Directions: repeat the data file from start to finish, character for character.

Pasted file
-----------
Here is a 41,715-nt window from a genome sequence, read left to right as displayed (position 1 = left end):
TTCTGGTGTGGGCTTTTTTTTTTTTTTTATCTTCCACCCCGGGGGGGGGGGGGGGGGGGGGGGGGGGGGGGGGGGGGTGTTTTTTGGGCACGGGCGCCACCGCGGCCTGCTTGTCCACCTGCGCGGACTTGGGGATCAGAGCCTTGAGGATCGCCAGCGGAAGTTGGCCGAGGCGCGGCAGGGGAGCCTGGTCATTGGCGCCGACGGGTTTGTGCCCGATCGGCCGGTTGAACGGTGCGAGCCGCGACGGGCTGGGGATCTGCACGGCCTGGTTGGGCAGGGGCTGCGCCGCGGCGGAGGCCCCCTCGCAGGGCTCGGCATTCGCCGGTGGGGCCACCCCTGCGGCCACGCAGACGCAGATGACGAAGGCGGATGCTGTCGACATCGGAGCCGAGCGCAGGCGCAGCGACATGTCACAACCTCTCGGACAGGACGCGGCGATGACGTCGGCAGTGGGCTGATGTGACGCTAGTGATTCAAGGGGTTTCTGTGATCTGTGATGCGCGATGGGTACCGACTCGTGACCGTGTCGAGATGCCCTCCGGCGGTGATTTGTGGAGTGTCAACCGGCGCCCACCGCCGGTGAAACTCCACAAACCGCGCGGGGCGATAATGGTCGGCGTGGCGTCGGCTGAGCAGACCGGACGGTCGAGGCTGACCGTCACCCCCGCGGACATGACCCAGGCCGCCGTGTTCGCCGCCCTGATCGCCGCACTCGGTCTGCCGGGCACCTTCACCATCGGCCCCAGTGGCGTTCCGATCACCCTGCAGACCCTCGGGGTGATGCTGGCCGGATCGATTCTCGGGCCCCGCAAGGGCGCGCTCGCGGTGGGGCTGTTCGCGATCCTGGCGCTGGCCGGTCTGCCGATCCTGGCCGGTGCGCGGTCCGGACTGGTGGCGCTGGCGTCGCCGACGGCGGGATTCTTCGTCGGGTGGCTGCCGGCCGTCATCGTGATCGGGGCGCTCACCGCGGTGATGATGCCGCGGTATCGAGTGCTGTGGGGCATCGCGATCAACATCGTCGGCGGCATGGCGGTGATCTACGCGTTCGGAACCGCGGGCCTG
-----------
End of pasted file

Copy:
Here is a 41,715-nt window from a genome sequence, read left to right as displayed (position 1 = left end):
TTCTGGTGTGGGCTTTTTTTTTTTTTTTATCTTCCACCCCGGGGGGGGGGGGGGGGGGGGGGGGGGGGGGGGGGGGGTGTTTTTTGGGCACGGGCGCCACCGCGGCCTGCTTGTCCACCTGCGCGGACTTGGGGATCAGAGCCTTGAGGATCGCCAGCGGAAGTTGGCCGAGGCGCGGCAGGGGAGCCTGGTCATTGGCGCCGACGGGTTTGTGCCCGATCGGCCGGTTGAACGGTGCGAGCCGCGACGGGCTGGGGATCTGCACGGCCTGGTTGGGCAGGGGCTGCGCCGCGGCGGAGGCCCCCTCGCAGGGCTCGGCATTCGCCGGTGGGGCCACCCCTGCGGCCACGCAGACGCAGATGACGAAGGCGGATGCTGTCGACATCGGAGCCGAGCGCAGGCGCAGCGACATGTCACAACCTCTCGGACAGGACGCGGCGATGACGTCGGCAGTGGGCTGATGTGACGCTAGTGATTCAAGGGGTTTCTGTGATCTGTGATGCGCGATGGGTACCGACTCGTGACCGTGTCGAGATGCCCTCCGGCGGTGATTTGTGGAGTGTCAACCGGCGCCCACCGCCGGTGAAACTCCACAAACCGCGCGGGGCGATAATGGTCGGCGTGGCGTCGGCTGAGCAGACCGGACGGTCGAGGCTGACCGTCACCCCCGCGGACATGACCCAGGCCGCCGTGTTCGCCGCCCTGATCGCCGCACTCGGTCTGCCGGGCACCTTCACCATCGGCCCCAGTGGCGTTCCGATCACCCTGCAGACCCTCGGGGTGATGCTGGCCGGATCGATTCTCGGGCCCCGCAAGGGCGCGCTCGCGGTGGGGCTGTTCGCGATCCTGGCGCTGGCCGGTCTGCCGATCCTGGCCGGTGCGCGGTCCGGACTGGTGGCGCTGGCGTCGCCGACGGCGGGATTCTTCGTCGGGTGGCTGCCGGCCGTCATCGTGATCGGGGCGCTCACCGCGGTGATGATGCCGCGGTATCGAGTGCTGTGGGGCATCGCGATCAACATCGTCGGCGGCATGGCGGTGATCTACGCGTTCGGAACCGCGGGCCTG